• An early draft of the Defuse proposal stated that the Wuhan lab would do their virus work at BSL-2 to make it “highly cost-effective.” Dr. Baric added a note to the draft highlighting the importance of using BSL-3 to contain SARS-like viruses that could infect human cells, writing that “U.S. researchers will likely freak out.” Years later, after SARS‑CoV‑2 had killed millions, Dr. Baric wrote to Dr. Daszak: “I have no doubt that they followed state determined rules and did the work under BSL-2. Yes China has the right to set their own policy. You believe this was appropriate containment if you want but don’t expect me to believe it. Moreover, don’t insult my intelligence by trying to feed me this load of BS.”
  • SARS‑CoV‑2 is a stealthy virus that transmits effectively through the air, causes a range of symptoms similar to those of other common respiratory diseases and can be spread by infected people before symptoms even appear. If the virus had escaped from a BSL-2 laboratory in 2019, the leak most likely would have gone undetected until too late.

  • One alarming detail — leaked to The Wall Street Journal and confirmed by current and former U.S. government officials — is that scientists on Dr. Shi’s team fell ill with Covid-like symptoms in the fall of 2019. One of the scientists had been named in the Defuse proposal as the person in charge of virus discovery work. The scientists denied having been sick.

4 The hypothesis that Covid-19 came from an animal at the Huanan Seafood Market in Wuhan is not supported by strong evidence.

  • In December 2019, Chinese investigators assumed the outbreak had started at a centrally located market frequented by thousands of visitors daily. This bias in their search for early cases meant that cases unlinked to or located far away from the market would very likely have been missed. To make things worse, the Chinese authorities blocked the reporting of early cases not linked to the market and, claiming biosafety precautions, ordered the destruction of patient samples on January 3, 2020, making it nearly impossible to see the complete picture of the earliest Covid-19 cases. Information about dozens of early cases from November and December 2019 remains inaccessible.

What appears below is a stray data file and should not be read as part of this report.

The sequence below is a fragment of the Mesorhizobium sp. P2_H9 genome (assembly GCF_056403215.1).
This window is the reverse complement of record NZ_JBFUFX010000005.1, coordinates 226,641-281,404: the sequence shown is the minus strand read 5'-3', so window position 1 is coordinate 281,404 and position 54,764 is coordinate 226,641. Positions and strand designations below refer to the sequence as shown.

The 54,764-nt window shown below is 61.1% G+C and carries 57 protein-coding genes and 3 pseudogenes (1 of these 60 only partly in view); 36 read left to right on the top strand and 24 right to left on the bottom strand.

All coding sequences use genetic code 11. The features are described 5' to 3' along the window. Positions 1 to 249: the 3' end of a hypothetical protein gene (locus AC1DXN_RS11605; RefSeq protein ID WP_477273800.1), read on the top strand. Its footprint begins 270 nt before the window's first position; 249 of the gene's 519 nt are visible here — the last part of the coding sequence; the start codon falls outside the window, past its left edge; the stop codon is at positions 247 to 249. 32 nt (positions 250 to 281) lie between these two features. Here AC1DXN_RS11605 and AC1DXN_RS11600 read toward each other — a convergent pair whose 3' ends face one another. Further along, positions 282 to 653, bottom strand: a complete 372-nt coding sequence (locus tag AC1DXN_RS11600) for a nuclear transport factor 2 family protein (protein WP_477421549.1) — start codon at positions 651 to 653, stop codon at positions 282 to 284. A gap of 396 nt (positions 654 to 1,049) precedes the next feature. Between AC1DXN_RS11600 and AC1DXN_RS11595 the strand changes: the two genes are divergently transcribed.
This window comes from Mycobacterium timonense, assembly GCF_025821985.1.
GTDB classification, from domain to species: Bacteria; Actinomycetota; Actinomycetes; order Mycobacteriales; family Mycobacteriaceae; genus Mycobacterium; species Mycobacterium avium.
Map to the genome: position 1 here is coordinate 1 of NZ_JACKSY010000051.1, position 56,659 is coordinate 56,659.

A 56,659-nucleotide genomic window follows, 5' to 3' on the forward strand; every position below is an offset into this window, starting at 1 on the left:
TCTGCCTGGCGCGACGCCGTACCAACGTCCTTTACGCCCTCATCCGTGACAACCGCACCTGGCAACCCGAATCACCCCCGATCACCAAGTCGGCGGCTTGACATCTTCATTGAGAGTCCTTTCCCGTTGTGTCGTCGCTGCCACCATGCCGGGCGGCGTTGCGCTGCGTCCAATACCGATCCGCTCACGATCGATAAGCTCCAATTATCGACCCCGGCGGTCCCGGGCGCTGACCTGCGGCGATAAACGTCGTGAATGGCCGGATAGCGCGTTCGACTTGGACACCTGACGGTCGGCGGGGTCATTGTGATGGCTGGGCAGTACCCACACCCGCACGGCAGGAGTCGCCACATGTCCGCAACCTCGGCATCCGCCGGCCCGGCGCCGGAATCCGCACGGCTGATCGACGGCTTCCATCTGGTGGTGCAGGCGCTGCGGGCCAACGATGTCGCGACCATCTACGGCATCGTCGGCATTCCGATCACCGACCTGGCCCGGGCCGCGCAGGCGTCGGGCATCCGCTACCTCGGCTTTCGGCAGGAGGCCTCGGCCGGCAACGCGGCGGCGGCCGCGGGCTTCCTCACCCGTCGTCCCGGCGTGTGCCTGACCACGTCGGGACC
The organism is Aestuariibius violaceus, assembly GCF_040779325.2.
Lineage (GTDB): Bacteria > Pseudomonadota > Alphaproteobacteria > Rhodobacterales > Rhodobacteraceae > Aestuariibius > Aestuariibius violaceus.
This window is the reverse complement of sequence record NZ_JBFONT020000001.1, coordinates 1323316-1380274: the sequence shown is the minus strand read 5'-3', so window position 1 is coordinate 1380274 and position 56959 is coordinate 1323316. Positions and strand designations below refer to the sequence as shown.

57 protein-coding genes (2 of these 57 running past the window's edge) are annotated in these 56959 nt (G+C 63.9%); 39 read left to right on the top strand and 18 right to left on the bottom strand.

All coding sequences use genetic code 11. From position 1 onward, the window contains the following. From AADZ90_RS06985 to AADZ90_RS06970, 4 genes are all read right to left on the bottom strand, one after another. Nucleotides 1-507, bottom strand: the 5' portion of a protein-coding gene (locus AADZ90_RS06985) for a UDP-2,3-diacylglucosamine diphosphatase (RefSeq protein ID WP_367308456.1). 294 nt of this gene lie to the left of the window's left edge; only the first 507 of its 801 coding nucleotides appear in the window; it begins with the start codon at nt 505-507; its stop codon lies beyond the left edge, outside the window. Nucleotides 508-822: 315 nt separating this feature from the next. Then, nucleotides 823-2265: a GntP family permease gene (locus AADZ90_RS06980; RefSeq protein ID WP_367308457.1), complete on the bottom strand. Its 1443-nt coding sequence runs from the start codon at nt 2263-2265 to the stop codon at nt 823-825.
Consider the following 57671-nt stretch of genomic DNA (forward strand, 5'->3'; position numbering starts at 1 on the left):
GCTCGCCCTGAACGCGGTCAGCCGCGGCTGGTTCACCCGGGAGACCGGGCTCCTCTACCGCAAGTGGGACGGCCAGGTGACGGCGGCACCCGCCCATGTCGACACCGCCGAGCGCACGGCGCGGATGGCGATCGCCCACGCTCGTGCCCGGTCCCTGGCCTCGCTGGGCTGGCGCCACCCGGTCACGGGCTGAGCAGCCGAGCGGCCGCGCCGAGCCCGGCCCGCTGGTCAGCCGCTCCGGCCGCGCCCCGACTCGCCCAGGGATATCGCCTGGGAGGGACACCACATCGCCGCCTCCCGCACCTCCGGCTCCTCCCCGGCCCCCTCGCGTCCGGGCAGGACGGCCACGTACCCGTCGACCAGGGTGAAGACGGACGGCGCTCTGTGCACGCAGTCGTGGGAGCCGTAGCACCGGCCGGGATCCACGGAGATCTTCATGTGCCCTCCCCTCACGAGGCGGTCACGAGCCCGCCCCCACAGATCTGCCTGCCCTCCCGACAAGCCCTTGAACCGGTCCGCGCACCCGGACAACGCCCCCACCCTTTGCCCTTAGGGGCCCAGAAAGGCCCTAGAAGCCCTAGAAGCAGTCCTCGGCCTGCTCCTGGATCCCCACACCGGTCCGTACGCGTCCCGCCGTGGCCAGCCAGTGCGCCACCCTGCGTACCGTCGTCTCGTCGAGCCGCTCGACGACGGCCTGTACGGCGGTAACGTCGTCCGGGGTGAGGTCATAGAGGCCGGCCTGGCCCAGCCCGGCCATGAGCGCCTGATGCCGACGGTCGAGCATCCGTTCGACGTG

• Furthermore, the existing genetic and early case data show that all known Covid-19 cases probably stem from a single introduction of SARS‑CoV‑2 into people, and the outbreak at the Wuhan market probably happened after the virus had already been circulating in humans.
  • Not a single infected animal has ever been confirmed at the market or in its supply chain. Without good evidence that the pandemic started at the Huanan Seafood Market, the fact that the virus emerged in Wuhan points squarely at its unique SARS-like virus laboratory.